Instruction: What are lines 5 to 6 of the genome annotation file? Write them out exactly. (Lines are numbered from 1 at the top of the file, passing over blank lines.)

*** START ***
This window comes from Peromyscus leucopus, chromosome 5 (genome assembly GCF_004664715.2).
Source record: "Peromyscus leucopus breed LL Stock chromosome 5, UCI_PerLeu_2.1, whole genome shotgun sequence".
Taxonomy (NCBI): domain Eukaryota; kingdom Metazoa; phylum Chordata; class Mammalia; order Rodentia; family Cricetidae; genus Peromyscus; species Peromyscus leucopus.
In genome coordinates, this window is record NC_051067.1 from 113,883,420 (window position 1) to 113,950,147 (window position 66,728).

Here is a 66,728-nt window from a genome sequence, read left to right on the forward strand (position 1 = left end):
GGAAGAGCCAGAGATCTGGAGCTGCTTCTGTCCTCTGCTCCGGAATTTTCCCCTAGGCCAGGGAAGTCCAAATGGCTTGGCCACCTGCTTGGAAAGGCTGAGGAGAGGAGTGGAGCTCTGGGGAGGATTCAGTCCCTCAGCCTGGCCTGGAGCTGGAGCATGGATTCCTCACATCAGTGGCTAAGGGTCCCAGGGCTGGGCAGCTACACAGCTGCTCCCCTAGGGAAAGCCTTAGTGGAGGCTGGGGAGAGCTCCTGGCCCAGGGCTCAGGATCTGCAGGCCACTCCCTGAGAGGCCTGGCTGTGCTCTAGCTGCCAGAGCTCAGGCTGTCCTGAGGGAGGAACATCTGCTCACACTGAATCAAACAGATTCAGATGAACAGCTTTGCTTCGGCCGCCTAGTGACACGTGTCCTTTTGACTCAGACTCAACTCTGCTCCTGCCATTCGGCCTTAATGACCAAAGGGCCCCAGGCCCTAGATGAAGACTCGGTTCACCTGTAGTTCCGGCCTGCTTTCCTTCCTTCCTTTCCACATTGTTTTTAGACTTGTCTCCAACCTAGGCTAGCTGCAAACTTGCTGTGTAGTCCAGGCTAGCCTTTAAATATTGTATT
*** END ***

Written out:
Here is a 66,728-nt window from a genome sequence, read left to right on the forward strand (position 1 = left end):
GGAAGAGCCAGAGATCTGGAGCTGCTTCTGTCCTCTGCTCCGGAATTTTCCCCTAGGCCAGGGAAGTCCAAATGGCTTGGCCACCTGCTTGGAAAGGCTGAGGAGAGGAGTGGAGCTCTGGGGAGGATTCAGTCCCTCAGCCTGGCCTGGAGCTGGAGCATGGATTCCTCACATCAGTGGCTAAGGGTCCCAGGGCTGGGCAGCTACACAGCTGCTCCCCTAGGGAAAGCCTTAGTGGAGGCTGGGGAGAGCTCCTGGCCCAGGGCTCAGGATCTGCAGGCCACTCCCTGAGAGGCCTGGCTGTGCTCTAGCTGCCAGAGCTCAGGCTGTCCTGAGGGAGGAACATCTGCTCACACTGAATCAAACAGATTCAGATGAACAGCTTTGCTTCGGCCGCCTAGTGACACGTGTCCTTTTGACTCAGACTCAACTCTGCTCCTGCCATTCGGCCTTAATGACCAAAGGGCCCCAGGCCCTAGATGAAGACTCGGTTCACCTGTAGTTCCGGCCTGCTTTCCTTCCTTCCTTTCCACATTGTTTTTAGACTTGTCTCCAACCTAGGCTAGCTGCAAACTTGCTGTGTAGTCCAGGCTAGCCTTTAAATATTGTATT